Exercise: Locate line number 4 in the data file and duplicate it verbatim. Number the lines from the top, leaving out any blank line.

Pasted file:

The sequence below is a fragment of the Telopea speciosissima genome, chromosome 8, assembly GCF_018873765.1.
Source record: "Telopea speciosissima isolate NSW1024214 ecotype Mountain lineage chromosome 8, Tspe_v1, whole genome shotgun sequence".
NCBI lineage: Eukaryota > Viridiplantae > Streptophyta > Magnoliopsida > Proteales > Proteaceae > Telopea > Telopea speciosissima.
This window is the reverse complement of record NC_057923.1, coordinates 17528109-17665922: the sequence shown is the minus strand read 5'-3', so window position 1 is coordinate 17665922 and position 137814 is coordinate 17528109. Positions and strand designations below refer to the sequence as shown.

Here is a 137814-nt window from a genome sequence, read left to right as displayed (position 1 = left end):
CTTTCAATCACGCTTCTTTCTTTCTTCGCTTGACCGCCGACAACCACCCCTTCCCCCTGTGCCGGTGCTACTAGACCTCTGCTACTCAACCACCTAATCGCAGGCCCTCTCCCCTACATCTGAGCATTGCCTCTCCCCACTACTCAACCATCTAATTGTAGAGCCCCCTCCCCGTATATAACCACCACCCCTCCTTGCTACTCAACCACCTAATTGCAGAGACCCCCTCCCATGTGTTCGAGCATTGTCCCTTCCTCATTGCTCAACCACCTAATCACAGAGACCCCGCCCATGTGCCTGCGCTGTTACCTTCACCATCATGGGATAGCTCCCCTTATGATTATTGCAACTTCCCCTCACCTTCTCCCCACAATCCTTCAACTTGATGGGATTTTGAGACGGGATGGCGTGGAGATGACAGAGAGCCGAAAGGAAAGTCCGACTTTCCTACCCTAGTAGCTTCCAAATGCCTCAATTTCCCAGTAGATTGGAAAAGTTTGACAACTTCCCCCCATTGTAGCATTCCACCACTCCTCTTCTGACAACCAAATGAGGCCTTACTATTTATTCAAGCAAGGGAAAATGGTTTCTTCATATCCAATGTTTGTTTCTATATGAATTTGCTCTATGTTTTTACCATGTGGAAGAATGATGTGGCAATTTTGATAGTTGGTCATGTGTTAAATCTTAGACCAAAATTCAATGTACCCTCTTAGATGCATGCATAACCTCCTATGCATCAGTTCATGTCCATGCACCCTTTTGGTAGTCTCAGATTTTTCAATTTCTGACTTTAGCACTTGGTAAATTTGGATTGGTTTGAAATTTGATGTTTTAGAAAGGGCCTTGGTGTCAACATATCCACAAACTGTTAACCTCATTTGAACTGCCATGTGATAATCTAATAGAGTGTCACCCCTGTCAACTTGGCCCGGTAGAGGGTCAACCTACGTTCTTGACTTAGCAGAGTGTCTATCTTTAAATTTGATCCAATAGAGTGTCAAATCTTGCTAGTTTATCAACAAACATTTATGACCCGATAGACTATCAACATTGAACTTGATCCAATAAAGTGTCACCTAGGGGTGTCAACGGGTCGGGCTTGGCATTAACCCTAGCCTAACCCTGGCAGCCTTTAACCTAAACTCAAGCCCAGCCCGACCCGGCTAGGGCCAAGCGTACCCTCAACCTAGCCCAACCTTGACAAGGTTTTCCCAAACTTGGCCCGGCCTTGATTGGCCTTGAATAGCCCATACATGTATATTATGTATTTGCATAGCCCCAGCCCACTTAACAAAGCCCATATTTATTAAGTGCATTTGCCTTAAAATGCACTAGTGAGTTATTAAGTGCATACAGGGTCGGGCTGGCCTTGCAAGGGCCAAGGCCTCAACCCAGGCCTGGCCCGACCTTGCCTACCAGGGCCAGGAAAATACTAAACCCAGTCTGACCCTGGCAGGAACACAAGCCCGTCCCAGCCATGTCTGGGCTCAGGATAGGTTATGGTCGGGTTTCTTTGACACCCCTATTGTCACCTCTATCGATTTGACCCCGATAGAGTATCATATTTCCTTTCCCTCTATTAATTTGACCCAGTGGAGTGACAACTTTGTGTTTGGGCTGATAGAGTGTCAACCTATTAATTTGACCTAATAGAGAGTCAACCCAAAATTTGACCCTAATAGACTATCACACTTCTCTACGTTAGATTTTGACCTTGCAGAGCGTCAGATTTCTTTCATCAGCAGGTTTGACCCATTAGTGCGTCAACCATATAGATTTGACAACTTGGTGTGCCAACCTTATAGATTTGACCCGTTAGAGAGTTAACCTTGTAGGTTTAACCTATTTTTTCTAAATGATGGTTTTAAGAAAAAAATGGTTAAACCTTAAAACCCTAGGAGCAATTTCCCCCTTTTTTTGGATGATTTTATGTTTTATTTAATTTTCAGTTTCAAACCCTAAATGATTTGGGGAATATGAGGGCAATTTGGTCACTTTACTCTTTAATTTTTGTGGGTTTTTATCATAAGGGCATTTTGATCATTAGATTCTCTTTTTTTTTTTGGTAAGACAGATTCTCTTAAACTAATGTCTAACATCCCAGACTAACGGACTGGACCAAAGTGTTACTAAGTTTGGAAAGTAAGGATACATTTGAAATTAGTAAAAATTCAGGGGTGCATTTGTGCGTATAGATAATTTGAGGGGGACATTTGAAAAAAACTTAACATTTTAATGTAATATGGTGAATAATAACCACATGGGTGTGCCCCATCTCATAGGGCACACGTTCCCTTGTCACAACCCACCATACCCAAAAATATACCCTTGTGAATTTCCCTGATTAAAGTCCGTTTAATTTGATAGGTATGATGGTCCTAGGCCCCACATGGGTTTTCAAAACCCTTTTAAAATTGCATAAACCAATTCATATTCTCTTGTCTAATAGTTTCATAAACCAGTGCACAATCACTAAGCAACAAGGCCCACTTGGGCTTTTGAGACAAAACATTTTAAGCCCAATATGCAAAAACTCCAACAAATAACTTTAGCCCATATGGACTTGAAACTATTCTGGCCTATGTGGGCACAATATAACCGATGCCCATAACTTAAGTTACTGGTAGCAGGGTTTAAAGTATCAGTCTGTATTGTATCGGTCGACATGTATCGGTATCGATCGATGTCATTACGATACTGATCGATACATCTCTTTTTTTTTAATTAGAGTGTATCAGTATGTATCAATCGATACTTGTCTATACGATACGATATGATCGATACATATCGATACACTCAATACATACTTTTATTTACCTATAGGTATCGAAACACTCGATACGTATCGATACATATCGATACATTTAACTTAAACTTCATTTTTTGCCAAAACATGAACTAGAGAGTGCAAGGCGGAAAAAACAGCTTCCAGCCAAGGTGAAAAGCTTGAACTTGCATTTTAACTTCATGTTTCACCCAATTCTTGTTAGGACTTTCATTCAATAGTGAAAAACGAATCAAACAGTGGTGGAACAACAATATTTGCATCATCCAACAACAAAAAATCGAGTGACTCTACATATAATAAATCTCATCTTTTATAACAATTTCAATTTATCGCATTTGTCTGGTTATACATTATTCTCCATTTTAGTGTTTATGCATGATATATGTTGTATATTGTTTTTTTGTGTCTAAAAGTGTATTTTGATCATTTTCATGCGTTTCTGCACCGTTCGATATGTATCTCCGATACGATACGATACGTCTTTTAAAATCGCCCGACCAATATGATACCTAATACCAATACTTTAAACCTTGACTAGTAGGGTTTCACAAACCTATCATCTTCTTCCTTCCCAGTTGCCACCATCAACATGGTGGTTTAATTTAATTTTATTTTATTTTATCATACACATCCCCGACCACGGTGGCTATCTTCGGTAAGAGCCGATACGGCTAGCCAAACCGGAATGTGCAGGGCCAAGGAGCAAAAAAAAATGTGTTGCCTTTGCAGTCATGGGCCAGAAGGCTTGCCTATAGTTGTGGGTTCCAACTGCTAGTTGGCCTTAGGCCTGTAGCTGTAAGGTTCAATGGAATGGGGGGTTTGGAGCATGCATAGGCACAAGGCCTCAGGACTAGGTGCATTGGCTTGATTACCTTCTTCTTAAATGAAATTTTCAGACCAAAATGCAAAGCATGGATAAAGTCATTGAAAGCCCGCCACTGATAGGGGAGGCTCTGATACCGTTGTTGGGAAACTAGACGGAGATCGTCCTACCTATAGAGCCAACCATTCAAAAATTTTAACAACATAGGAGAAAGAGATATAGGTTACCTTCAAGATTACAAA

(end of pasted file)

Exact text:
This window is the reverse complement of record NC_057923.1, coordinates 17528109-17665922: the sequence shown is the minus strand read 5'-3', so window position 1 is coordinate 17665922 and position 137814 is coordinate 17528109. Positions and strand designations below refer to the sequence as shown.